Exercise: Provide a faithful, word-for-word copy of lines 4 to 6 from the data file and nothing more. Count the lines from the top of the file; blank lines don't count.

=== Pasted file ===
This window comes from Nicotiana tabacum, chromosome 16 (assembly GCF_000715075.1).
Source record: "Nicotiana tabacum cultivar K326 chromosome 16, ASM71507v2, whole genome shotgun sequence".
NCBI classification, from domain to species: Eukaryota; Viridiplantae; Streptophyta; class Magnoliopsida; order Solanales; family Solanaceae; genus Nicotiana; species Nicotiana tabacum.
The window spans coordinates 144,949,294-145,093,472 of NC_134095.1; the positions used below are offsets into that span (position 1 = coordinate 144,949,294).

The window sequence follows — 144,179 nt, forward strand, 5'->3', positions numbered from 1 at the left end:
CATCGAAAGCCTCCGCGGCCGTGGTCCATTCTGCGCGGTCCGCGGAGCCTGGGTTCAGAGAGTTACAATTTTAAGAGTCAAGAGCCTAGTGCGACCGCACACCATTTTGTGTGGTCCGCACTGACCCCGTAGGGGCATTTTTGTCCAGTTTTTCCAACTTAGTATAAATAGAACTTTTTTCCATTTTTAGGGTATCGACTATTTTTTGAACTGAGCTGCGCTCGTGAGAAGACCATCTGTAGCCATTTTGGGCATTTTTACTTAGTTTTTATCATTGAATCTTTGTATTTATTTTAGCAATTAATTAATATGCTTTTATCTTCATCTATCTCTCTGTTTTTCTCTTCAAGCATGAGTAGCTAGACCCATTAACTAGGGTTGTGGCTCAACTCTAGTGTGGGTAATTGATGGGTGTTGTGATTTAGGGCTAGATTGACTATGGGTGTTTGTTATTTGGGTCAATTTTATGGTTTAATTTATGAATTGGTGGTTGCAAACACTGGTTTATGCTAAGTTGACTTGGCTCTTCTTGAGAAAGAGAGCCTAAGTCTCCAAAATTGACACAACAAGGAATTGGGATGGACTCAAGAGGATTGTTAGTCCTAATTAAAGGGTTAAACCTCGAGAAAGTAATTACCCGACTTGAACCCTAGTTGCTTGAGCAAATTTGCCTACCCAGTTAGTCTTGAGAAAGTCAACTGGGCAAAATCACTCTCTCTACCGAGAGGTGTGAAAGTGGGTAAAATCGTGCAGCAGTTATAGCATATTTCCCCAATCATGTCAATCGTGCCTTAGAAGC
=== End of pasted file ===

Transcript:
The window spans coordinates 144,949,294-145,093,472 of NC_134095.1; the positions used below are offsets into that span (position 1 = coordinate 144,949,294).

The window sequence follows — 144,179 nt, forward strand, 5'->3', positions numbered from 1 at the left end:
CATCGAAAGCCTCCGCGGCCGTGGTCCATTCTGCGCGGTCCGCGGAGCCTGGGTTCAGAGAGTTACAATTTTAAGAGTCAAGAGCCTAGTGCGACCGCACACCATTTTGTGTGGTCCGCACTGACCCCGTAGGGGCATTTTTGTCCAGTTTTTCCAACTTAGTATAAATAGAACTTTTTTCCATTTTTAGGGTATCGACTATTTTTTGAACTGAGCTGCGCTCGTGAGAAGACCATCTGTAGCCATTTTGGGCATTTTTACTTAGTTTTTATCATTGAATCTTTGTATTTATTTTAGCAATTAATTAATATGCTTTTATCTTCATCTATCTCTCTGTTTTTCTCTTCAAGCATGAGTAGCTAGACCCATTAACTAGGGTTGTGGCTCAACTCTAGTGTGGGTAATTGATGGGTGTTGTGATTTAGGGCTAGATTGACTATGGGTGTTTGTTATTTGGGTCAATTTTATGGTTTAATTTATGAATTGGTGGTTGCAAACACTGGTTTATGCTAAGTTGACTTGGCTCTTCTTGAGAAAGAGAGCCTAAGTCTCCAAAATTGACACAACAAGGAATTGGGATGGACTCAAGAGGATTGTTAGTCCTAATTAAAGGGTTAAACCTCGAGAAAGTAATTACCCGACTTGAACCCTAGTTGCTTGAGCAAATTTGCCTACCCAGTTAGTCTTGAGAAAGTCAACTGGGCAAAATCACTCTCTCTACCGAGAGGTGTGAAAGTGGGTAAAATCGTGCAGCAGTTATAGCATATTTCCCCAATCATGTCAATCGTGCCTTAGAAGC